Perhaps the most critical item on the to-do list for the upcoming Congressional lame duck session is a must-pass spending bill which will keep the government funded for the upcoming fiscal year. In the past these negotiations have turned into ideological showdowns, which Republicans have used to try to embed harmful policy provisions because of the “must pass” nature of the measure.
While it’s not clear what the GOP-controlled Congress will attempt to do in the current lame duck session, we need to stay vigilant about the numerous ‘poison pill’ riders lawmakers may attempt to insert into the omnibus spending bill. Of particular concern are riders that would prevent the SEC and IRS from proceeding with rulemaking efforts that would allow for greater transparency and accountability in election spending. Last year’s spending bill included similar provisions.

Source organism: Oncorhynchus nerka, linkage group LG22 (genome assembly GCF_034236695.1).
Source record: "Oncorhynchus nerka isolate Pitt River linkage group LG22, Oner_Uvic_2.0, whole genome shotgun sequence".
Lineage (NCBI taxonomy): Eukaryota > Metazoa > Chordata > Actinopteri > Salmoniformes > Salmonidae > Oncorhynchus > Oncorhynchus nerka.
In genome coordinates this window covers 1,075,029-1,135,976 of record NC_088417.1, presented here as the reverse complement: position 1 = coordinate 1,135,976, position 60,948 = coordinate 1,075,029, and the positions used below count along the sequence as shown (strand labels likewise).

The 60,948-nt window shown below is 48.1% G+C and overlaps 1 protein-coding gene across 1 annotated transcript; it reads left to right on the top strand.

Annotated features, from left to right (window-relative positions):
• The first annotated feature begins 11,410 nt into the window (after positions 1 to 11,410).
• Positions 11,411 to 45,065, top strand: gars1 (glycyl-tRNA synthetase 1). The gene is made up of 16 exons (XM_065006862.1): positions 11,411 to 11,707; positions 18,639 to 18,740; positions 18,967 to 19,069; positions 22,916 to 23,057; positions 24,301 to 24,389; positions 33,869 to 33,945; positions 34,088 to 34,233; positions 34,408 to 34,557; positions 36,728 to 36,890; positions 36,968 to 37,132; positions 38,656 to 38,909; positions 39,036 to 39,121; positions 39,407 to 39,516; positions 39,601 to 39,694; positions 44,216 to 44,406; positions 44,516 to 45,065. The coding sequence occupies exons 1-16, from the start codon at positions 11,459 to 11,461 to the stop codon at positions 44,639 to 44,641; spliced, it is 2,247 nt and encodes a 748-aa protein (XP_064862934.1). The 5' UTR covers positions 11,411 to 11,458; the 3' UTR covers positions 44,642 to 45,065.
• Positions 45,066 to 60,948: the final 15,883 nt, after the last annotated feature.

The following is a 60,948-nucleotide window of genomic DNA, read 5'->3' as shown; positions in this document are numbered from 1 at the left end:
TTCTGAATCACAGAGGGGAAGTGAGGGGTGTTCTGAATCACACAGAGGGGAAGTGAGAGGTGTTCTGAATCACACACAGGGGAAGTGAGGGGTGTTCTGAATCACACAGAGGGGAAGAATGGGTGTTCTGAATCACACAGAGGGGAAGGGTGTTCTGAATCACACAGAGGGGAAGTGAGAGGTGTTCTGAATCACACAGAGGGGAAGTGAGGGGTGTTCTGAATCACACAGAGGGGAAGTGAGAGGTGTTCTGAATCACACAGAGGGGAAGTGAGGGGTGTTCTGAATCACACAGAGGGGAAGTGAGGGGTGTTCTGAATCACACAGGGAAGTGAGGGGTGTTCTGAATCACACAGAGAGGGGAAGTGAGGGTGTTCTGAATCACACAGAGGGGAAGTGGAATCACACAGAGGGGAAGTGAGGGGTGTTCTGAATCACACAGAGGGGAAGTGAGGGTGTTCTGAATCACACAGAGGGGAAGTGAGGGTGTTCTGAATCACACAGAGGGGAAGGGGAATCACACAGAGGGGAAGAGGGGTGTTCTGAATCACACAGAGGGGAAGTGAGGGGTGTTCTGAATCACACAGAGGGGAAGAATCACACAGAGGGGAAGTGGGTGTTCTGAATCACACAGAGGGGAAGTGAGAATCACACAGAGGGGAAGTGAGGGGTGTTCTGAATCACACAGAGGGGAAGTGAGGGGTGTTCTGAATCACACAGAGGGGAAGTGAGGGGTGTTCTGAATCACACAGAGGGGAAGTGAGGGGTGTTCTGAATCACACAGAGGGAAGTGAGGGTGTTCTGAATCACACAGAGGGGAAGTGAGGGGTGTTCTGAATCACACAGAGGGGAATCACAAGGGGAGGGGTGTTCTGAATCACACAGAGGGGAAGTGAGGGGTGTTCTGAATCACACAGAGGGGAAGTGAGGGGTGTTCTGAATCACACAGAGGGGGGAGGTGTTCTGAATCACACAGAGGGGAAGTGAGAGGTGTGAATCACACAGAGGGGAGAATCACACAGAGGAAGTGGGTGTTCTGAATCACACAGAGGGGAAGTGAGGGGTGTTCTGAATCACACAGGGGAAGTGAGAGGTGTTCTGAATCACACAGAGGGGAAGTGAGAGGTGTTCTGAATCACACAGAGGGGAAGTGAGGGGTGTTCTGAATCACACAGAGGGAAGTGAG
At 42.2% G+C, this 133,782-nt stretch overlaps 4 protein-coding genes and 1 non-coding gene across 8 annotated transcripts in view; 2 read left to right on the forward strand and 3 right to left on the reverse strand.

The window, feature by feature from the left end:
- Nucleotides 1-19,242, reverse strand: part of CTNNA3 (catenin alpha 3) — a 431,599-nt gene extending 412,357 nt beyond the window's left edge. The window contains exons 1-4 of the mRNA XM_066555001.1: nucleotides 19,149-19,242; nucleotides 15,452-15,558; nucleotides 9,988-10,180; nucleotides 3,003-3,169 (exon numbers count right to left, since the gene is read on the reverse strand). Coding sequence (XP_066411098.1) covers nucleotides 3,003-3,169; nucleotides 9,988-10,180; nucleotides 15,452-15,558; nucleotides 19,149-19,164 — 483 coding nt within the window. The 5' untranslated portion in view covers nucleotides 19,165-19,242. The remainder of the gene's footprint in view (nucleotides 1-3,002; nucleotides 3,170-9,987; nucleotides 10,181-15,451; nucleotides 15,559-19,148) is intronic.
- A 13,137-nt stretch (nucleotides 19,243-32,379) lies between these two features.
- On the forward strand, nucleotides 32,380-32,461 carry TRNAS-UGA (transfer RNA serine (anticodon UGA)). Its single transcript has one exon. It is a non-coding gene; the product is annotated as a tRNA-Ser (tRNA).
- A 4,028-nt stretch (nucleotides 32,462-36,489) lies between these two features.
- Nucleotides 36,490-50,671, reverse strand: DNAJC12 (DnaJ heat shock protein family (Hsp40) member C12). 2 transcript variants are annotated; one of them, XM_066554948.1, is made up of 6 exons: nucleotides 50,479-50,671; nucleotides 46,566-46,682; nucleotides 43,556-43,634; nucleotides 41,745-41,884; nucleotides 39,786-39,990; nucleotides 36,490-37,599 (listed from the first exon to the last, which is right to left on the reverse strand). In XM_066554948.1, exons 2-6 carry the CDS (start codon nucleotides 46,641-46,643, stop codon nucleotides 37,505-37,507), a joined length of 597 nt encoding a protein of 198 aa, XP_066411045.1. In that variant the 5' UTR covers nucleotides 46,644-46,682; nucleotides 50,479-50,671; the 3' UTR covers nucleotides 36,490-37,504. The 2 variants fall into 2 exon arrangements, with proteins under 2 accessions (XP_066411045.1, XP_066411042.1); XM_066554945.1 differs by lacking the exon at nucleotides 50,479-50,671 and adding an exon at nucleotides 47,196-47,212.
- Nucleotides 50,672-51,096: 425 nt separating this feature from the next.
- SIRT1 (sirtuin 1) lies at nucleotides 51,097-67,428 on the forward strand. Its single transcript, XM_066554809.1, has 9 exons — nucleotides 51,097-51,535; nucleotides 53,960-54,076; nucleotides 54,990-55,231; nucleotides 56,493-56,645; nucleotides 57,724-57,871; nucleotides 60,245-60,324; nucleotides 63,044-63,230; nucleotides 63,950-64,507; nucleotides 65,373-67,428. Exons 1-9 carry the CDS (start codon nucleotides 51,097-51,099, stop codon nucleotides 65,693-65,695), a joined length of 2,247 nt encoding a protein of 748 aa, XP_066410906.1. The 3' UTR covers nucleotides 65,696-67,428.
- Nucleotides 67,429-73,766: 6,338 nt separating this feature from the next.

The proposed SEC rule would require publicly traded companies to disclose their political spending to shareholders, something in which shareholders have demonstrated significant interest. The SEC has received more than 1.2 million comments from investors and the general public expressing support for the proposed disclosure rule, the most in the agency’s history.
The IRS rulemaking would provide clearer guidance for nonprofit organizations about what constitutes political activity and as a result would result in greater transparency in the political spending of those nonprofit organizations trying to game the system, which have in many cases become conduits to funnel enormous sums of untraceable money to influence elections. A vast majority of Americans from across the political spectrum believe that there is too much outside money in politics and support measures for greater transparency.
Unaccountable, secret money in elections has not only undermined people’s faith in our democracy, it has prevented our nation’s highest legislative body from fully addressing some of the most critical issues facing the country. The American people have a right to know who is working to influence our elections, and using the federal budget to prevent agencies from fulfilling their intended function is not only unethical, it’s unconstitutional.